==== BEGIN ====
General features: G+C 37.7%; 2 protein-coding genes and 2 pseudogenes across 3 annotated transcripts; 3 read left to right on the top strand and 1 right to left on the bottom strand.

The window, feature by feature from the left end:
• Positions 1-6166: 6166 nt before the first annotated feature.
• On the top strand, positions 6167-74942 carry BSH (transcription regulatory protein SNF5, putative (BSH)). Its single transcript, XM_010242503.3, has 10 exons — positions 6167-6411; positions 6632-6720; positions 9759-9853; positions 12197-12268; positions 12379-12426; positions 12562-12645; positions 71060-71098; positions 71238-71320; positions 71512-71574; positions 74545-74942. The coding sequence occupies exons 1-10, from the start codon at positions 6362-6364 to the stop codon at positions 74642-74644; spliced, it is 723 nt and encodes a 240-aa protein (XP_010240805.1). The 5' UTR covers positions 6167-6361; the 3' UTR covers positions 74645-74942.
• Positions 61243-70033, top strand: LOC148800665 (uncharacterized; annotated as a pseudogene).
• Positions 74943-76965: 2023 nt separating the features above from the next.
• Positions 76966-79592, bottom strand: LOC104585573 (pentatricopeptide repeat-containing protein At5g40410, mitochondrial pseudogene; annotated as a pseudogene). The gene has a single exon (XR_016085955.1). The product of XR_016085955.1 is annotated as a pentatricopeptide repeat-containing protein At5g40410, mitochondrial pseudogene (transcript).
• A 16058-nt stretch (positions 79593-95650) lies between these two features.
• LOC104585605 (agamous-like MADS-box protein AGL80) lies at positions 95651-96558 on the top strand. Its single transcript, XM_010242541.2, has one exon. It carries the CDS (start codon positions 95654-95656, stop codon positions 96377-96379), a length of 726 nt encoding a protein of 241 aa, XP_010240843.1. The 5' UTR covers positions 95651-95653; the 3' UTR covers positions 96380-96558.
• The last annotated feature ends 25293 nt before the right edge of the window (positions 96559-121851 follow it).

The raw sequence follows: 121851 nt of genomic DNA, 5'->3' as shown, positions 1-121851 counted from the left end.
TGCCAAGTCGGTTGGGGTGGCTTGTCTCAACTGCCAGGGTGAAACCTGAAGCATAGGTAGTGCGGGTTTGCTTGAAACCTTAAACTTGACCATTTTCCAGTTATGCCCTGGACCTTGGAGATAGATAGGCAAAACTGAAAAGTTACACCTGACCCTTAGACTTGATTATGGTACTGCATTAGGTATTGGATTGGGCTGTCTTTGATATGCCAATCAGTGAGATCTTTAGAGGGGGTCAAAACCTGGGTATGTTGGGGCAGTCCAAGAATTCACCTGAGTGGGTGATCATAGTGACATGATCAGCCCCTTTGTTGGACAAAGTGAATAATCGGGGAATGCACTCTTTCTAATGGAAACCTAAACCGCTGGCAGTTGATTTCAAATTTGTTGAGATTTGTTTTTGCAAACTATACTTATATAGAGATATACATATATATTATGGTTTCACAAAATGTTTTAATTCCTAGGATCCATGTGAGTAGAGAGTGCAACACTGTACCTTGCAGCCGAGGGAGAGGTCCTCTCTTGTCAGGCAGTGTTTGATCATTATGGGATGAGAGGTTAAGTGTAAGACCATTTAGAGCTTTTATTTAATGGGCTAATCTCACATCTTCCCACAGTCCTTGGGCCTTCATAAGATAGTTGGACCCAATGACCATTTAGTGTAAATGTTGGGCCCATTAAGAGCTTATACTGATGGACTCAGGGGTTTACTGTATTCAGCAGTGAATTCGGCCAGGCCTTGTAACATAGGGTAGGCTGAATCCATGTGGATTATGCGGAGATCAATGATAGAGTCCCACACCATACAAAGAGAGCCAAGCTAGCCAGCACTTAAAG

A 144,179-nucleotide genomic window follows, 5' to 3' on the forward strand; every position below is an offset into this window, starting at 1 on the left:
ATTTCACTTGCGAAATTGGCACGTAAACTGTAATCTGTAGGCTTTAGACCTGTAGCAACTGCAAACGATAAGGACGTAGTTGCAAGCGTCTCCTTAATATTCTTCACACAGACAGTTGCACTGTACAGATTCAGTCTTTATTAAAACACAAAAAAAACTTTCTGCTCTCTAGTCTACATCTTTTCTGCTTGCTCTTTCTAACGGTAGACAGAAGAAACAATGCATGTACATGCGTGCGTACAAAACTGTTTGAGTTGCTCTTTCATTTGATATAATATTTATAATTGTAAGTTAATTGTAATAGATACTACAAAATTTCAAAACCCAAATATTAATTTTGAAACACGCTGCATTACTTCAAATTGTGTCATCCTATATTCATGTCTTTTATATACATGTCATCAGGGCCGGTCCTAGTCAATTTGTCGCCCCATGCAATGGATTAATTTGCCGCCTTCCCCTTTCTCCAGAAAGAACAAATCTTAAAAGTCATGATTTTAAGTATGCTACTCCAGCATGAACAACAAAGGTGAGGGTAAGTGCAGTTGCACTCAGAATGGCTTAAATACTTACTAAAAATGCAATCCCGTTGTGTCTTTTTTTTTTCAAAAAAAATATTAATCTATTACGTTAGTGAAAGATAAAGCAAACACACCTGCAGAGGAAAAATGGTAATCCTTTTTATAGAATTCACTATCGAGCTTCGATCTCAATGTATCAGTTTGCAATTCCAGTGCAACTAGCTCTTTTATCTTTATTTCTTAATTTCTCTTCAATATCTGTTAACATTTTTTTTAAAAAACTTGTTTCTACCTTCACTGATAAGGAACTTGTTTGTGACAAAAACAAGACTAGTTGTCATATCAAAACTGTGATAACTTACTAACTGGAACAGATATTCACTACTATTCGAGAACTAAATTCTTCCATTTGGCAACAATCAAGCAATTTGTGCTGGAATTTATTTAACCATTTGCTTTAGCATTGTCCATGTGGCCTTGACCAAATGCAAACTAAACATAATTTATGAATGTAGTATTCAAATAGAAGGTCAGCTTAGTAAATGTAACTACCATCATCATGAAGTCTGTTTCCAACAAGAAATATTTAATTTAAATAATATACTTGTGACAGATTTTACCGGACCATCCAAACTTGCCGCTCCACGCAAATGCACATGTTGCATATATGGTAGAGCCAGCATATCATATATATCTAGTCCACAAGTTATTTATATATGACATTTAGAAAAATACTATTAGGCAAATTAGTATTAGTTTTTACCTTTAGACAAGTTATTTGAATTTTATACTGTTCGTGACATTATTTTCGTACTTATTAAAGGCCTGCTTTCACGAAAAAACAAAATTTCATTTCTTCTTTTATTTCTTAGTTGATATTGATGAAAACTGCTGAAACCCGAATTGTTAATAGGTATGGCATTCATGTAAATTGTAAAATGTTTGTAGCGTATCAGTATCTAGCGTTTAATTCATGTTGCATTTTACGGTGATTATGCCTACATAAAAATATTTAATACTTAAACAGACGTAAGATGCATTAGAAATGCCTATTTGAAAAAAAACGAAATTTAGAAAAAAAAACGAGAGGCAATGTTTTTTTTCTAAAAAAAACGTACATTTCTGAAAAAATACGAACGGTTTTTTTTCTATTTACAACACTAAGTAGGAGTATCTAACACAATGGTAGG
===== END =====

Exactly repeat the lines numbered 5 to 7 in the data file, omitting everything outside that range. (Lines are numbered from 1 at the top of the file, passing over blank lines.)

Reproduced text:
• Positions 61243-70033, top strand: LOC148800665 (uncharacterized; annotated as a pseudogene).
• Positions 74943-76965: 2023 nt separating the features above from the next.
• Positions 76966-79592, bottom strand: LOC104585573 (pentatricopeptide repeat-containing protein At5g40410, mitochondrial pseudogene; annotated as a pseudogene). The gene has a single exon (XR_016085955.1). The product of XR_016085955.1 is annotated as a pentatricopeptide repeat-containing protein At5g40410, mitochondrial pseudogene (transcript).